LibraryCon 2015 was such a huge success we knew we had to repeat it. (You can check my posts about our first year here: Part One, Part Two, Part Three)
Yet even with that success (400+ in attendance, great feedback from attendees and participants), we realized after the fact that we forgot all about marketing and promoting the Library itself. We figured people would walk into the Library, but with nothing to draw them there and with the entire event being held in our main concourse and meeting rooms, no one actually entered the Library. So the first item up on our planning agenda was to figure out how to promote ourselves.
The first suggestion was for us to have a table ourselves. We collected various swag from conferences (with multiple staff attending ALA Annual, we were able to talk to comic publishers there and pick up lots of posters, bookmarks, and other giveaways.) We also contacted various publishers for promo items and we received some amazing stuff! In addition to all the giveaways at our Library table, we wanted lots of items to promote the Library and all of our upcoming programs as well as various services we provide that we thought would appeal to our crowd. Dobby served as our table mascot:
(Credit: LibraryCon Facebook Page)
Since attendees failed to enter the Library last year and we didn't want to crowd everyone into the concourse, we decided to bring some of the guests and vendors out into the Library. We created an "author's alley" just outside of the teen area which brought people into the Library. It also helped promote our science fiction, fantasy, horror and comic areas both in teen and adult since the tables were set up near the stacks. We also used the story hour room as an all day tabletop gaming room, which was a huge hit and busy all day long! And we moved things like the illustrator draw-along and Geeky Storytime into an area outside of the children's department so it was more centrally located in the Library.
In year one, we weren't sure what the response would be like and planned long breaks between each panel-and we only had three panels. We heard from attendees they wanted more and we realized we didn't need to worry about breaks, attendees would plan their own. So we added more panels and more consecutive things happening to hopefully help with crowd control. Giving attendees more options of things to do at one time helped with people not getting bored or restless with the con.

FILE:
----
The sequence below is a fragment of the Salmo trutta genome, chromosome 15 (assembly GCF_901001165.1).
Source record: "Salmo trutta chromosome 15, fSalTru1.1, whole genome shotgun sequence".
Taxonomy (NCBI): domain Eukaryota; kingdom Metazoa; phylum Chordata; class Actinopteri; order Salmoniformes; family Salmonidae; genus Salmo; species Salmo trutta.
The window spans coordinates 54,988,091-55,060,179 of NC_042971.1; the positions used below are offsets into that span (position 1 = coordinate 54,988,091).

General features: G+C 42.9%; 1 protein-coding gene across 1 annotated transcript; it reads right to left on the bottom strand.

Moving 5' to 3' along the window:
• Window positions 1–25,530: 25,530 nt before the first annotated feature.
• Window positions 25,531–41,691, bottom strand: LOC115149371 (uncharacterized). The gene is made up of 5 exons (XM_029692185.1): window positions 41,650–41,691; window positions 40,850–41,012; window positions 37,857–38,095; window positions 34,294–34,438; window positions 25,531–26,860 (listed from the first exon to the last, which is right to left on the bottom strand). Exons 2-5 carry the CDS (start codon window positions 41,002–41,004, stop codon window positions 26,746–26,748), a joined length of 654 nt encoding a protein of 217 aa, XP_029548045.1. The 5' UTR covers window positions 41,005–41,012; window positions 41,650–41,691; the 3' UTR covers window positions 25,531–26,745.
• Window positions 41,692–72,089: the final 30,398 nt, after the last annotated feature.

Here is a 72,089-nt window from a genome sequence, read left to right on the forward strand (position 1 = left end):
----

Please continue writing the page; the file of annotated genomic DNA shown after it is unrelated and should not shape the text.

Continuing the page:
I am always trying to promote librarians as experts and try to promote that we excel at reader's advisory. Since this is a group of people who were likely readers and who were interested in genre fiction, I recruited a group of co-workers and some of my staff members to kickoff our panels with a panel presented by librarians. We titled our session "What Geeks Should Read Next: What's New in Fantasy, Science Fiction, Horror and Comics"
The staff that participated are all pretty geeky readers themselves, so it was lots of fun putting together a list and really hard to limit ourselves to just four-five titles to talk about! We also had a great mix of age range among the panelists as well as what we read, so we were able to cover multiple genres and age ranges from middle grade, young adult, and adult. I asked all the panelists to focus on titles that had either been released in the last six months of were upcoming in the Fall 2016 or Winter 2017. We also gave away lots of book swag at this panel. It was a great way to promote the Library and our staff as experts in what to read next. We heard from many attendees that this was their favorite panel of the con-yes!
As far as promoting the event, we had fliers with a full agenda and a Facebook event page made in addition to our regular promotion in our programming guide, newspaper listings, and Library website and Facebook. The Facebook page was the best promotion we got as our guests and vendors could share it with friends and fans and post teasers about what they were bringing-several artists did this! It was also a great way for us to answer questions people had about the event (Was it free? Yes. Open to all ages? Yes. Registration? No. Family friendly cosplay welcome? Yes.) We also posted about giveaways and other tidbits to get people excited leading up to the event.
More to come on how all our planning took shape and what year 2 turned out like!